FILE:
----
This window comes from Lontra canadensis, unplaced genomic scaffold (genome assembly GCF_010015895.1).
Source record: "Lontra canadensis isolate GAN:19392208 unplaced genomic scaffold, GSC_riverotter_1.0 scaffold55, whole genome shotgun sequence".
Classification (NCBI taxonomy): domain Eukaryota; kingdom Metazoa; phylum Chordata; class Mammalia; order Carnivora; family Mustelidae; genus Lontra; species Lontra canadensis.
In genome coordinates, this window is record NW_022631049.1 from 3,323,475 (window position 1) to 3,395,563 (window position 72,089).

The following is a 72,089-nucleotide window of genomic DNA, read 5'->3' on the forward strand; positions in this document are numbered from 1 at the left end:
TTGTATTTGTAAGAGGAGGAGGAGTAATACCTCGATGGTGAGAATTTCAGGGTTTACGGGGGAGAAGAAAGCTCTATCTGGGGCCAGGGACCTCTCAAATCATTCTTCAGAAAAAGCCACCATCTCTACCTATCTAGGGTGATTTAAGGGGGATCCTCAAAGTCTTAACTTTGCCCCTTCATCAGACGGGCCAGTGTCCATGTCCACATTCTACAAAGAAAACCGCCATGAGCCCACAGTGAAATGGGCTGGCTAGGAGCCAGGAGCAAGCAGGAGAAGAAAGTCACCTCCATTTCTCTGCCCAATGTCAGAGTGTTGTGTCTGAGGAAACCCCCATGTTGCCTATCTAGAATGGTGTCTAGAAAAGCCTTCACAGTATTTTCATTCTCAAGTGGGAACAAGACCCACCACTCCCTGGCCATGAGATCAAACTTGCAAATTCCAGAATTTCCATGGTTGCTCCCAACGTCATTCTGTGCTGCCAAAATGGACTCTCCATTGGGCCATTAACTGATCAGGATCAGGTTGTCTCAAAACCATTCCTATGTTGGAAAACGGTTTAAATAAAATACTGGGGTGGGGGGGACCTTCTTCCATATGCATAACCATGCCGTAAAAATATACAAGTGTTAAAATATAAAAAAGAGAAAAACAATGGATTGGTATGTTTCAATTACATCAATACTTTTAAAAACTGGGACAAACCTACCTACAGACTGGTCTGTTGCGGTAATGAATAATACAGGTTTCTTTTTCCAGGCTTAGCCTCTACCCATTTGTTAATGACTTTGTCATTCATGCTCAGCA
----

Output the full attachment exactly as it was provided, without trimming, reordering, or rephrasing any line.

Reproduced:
This window comes from Lontra canadensis, unplaced genomic scaffold (genome assembly GCF_010015895.1).
Source record: "Lontra canadensis isolate GAN:19392208 unplaced genomic scaffold, GSC_riverotter_1.0 scaffold55, whole genome shotgun sequence".
Classification (NCBI taxonomy): domain Eukaryota; kingdom Metazoa; phylum Chordata; class Mammalia; order Carnivora; family Mustelidae; genus Lontra; species Lontra canadensis.
In genome coordinates, this window is record NW_022631049.1 from 3,323,475 (window position 1) to 3,395,563 (window position 72,089).

The following is a 72,089-nucleotide window of genomic DNA, read 5'->3' on the forward strand; positions in this document are numbered from 1 at the left end:
TTGTATTTGTAAGAGGAGGAGGAGTAATACCTCGATGGTGAGAATTTCAGGGTTTACGGGGGAGAAGAAAGCTCTATCTGGGGCCAGGGACCTCTCAAATCATTCTTCAGAAAAAGCCACCATCTCTACCTATCTAGGGTGATTTAAGGGGGATCCTCAAAGTCTTAACTTTGCCCCTTCATCAGACGGGCCAGTGTCCATGTCCACATTCTACAAAGAAAACCGCCATGAGCCCACAGTGAAATGGGCTGGCTAGGAGCCAGGAGCAAGCAGGAGAAGAAAGTCACCTCCATTTCTCTGCCCAATGTCAGAGTGTTGTGTCTGAGGAAACCCCCATGTTGCCTATCTAGAATGGTGTCTAGAAAAGCCTTCACAGTATTTTCATTCTCAAGTGGGAACAAGACCCACCACTCCCTGGCCATGAGATCAAACTTGCAAATTCCAGAATTTCCATGGTTGCTCCCAACGTCATTCTGTGCTGCCAAAATGGACTCTCCATTGGGCCATTAACTGATCAGGATCAGGTTGTCTCAAAACCATTCCTATGTTGGAAAACGGTTTAAATAAAATACTGGGGTGGGGGGGACCTTCTTCCATATGCATAACCATGCCGTAAAAATATACAAGTGTTAAAATATAAAAAAGAGAAAAACAATGGATTGGTATGTTTCAATTACATCAATACTTTTAAAAACTGGGACAAACCTACCTACAGACTGGTCTGTTGCGGTAATGAATAATACAGGTTTCTTTTTCCAGGCTTAGCCTCTACCCATTTGTTAATGACTTTGTCATTCATGCTCAGCA